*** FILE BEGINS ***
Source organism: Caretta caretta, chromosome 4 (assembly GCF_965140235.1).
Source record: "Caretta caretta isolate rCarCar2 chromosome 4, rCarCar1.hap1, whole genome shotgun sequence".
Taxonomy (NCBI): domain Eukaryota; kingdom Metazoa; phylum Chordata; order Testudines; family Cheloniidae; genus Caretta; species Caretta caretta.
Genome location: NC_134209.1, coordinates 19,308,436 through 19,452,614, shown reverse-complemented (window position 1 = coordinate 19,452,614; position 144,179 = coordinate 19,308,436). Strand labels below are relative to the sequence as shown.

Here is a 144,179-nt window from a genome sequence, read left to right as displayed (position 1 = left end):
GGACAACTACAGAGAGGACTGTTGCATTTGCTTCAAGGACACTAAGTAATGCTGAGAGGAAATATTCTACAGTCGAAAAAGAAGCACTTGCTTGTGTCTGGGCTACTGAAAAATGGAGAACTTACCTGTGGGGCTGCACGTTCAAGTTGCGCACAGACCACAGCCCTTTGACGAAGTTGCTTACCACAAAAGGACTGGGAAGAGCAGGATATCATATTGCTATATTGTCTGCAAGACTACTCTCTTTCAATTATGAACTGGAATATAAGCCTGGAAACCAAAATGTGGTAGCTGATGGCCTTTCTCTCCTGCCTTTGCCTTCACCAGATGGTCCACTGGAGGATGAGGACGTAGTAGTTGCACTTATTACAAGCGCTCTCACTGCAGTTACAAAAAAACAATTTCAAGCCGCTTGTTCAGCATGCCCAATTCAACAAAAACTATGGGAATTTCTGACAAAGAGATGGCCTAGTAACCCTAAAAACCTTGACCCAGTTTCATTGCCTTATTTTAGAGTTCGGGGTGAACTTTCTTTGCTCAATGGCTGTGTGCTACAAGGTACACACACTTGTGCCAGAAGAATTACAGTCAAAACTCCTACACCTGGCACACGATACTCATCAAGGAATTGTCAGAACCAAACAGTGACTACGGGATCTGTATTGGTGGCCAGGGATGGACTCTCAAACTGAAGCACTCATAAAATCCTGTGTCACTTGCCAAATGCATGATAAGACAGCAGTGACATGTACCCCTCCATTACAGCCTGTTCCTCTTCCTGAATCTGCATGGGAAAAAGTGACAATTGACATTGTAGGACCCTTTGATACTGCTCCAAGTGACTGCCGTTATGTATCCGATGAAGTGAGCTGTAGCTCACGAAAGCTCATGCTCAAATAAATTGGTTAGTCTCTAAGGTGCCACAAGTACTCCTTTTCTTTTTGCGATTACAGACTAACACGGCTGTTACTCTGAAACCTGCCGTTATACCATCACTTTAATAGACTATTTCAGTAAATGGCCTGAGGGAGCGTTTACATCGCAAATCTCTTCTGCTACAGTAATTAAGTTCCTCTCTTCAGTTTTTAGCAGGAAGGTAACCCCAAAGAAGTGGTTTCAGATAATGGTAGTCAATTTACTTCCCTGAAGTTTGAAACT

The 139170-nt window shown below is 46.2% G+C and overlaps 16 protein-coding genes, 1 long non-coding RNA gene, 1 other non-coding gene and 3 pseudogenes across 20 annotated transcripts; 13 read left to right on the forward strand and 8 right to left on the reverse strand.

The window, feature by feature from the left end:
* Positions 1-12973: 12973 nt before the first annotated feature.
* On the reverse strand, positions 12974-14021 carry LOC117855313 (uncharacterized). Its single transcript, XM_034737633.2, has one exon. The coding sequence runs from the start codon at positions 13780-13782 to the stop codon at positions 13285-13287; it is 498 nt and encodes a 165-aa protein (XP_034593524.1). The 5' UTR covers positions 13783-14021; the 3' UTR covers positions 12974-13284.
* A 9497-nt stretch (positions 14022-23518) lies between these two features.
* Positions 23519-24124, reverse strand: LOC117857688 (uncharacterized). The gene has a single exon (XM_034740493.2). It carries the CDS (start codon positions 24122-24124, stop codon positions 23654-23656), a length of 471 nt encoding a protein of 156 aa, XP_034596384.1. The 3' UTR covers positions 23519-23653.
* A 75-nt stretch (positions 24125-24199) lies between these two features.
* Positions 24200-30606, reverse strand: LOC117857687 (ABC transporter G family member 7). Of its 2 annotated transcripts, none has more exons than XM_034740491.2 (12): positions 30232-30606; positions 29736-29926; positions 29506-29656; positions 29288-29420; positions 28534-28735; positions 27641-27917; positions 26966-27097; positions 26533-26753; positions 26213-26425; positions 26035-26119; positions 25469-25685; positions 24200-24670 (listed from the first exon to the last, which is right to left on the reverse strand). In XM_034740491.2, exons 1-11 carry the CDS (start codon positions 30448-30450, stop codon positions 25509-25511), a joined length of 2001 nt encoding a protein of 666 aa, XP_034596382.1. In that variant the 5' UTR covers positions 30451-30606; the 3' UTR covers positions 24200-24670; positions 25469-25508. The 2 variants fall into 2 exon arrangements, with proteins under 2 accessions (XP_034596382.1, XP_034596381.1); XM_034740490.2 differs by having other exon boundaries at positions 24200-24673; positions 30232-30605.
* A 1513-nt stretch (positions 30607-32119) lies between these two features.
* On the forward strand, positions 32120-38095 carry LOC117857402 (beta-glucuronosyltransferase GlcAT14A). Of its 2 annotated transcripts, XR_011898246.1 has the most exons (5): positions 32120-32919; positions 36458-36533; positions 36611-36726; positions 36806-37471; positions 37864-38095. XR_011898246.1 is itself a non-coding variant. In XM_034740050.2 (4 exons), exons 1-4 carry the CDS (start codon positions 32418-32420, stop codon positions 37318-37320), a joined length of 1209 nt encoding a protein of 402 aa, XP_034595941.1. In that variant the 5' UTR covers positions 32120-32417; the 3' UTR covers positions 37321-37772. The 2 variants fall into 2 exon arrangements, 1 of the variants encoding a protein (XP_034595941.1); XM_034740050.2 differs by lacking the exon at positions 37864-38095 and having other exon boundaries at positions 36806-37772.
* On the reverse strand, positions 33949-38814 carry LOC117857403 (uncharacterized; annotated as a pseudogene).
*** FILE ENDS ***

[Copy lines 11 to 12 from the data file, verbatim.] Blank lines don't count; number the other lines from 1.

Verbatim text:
* A 9497-nt stretch (positions 14022-23518) lies between these two features.
* Positions 23519-24124, reverse strand: LOC117857688 (uncharacterized). The gene has a single exon (XM_034740493.2). It carries the CDS (start codon positions 24122-24124, stop codon positions 23654-23656), a length of 471 nt encoding a protein of 156 aa, XP_034596384.1. The 3' UTR covers positions 23519-23653.